Also in the February issue, Blumenstiel et al. propose a new approach to testing the neutrality of transposable element insertion that doesn’t assume a constant rate of transposition.
In G3, Gabdank and Fire (2014) present an examination of crossover interference using a large region of Caenorhabditis elegans linkage group V (LGV) as a test interval. In the examined region, the authors observe a gender-dependent difference in the extent of crossover interference, with near-complete interference in meiotic events from the oocyte lineage and incomplete interference in meiotic events from the sperm lineage.
Members in the News
The February 2014 issue of The Scientist includes a profile of GSA member Abby Dernburg (Univ of California, Berkeley, and HHMI), referring to her as a “meiosis maven.” Dernburg
Larry Sandler Memorial Lecture at GSA's
Drosophila Research Conference in 1997 based on her doctoral thesis using Drosophila, then switched to studying chromosomes in C. elegans for her postdoc. She received GSA’s
Edward Novitski Prize in 2011, in part for her work on the mechanisms of chromosome pairing in C. elegans.
The PBS NewsHour has featured the research of several GSA members who conduct research on innate immunity using C. elegans as a model system. The coverage focuses on research conducted in the laboratory of Dennis Kim (MIT), including grad students Doug Cattie, Zoë Hilbert, and Joshua Meisel. This story is part of a new effort by the PBS NewsHour to cover more basic research, thanks to support from the Gordon and Betty Moore Foundation.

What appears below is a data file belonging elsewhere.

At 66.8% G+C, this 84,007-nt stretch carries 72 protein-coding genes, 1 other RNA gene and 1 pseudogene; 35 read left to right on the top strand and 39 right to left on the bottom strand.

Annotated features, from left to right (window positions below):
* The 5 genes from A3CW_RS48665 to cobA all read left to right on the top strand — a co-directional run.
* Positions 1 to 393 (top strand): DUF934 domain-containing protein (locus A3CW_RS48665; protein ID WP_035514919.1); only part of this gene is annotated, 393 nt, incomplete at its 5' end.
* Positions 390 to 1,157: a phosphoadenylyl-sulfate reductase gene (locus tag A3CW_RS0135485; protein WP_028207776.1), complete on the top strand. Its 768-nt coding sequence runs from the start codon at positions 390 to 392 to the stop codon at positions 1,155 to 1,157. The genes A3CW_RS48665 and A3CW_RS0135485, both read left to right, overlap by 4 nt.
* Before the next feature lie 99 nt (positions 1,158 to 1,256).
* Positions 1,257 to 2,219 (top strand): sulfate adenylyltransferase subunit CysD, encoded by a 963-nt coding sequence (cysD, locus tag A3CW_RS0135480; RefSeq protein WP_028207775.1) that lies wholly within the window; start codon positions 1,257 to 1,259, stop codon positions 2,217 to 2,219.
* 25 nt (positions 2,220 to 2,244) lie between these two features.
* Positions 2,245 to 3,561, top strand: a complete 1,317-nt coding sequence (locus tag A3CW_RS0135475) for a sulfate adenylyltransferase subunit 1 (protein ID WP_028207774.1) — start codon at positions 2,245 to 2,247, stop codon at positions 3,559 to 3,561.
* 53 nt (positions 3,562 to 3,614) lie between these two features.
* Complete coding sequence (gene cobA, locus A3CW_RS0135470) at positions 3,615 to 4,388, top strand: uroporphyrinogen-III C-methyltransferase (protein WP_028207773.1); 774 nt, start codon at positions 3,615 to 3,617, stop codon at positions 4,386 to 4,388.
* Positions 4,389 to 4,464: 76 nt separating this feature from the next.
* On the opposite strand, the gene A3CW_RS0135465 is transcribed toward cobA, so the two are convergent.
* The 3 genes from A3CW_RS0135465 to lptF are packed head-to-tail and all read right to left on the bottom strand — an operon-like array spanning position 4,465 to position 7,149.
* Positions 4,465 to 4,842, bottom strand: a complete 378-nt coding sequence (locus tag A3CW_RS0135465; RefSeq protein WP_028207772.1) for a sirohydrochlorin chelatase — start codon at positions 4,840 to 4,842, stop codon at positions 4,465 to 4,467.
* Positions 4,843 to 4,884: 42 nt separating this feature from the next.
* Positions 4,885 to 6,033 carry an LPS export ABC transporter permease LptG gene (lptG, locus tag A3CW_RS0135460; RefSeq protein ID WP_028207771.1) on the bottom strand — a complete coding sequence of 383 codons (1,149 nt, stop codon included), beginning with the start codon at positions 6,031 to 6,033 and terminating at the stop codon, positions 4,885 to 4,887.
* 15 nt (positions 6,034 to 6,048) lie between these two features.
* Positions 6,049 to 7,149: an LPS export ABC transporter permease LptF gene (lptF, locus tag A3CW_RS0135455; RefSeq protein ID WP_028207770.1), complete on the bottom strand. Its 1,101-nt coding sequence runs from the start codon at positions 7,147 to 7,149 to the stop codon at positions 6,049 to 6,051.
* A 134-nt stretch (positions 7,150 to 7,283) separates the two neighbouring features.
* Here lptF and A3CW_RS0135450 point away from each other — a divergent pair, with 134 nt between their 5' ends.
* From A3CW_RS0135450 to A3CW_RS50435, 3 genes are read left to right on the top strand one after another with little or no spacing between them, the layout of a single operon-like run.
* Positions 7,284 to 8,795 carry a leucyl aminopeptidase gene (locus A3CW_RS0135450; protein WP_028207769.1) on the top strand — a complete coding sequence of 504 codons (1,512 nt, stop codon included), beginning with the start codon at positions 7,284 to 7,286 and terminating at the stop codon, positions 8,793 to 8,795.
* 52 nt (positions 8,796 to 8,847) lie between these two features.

Education and Professional Development
The Summer Science Program (SSP) is “seeking innovative, college-level curricula to expand its residential program for highly motivated and gifted high school students.” The authors of two curricula will be awarded the $2,000 SSP Curriculum Prize along with funding to test and launch their curricula. The SSP is a 39-day residential program for gifted high school students from around the world, immersing them in collaborative research. Curricula proposals are due on May 31, 2014.
Included in this Issue:
NEW POSTINGS IN
Research Associate, University of Cambridge, United Kingdom
Clinical Cytogeneticist, Cincinnati Children's Hospital Medical Center, Cincinnati, OH
Full time Genetic Counseling position, Kaiser Permanente, San Jose, CA
PhD Position for Genetic Analysis of Extracellular Vesicle Budding in C. elegans embryos using Light and Electron Microscopy, University of Würzburg, Germany
Assistant/Associate Professor of Biology, York College/CUNY, Jamaica, NY
Laboratory Technician in mouse laboratory, Indiana University, Bloomington, IN
Assistant Professor, Rhode Island Hospital, Providence, RI
Visiting Assistant Professor of Biology, Whitman College, Walla Walla, WA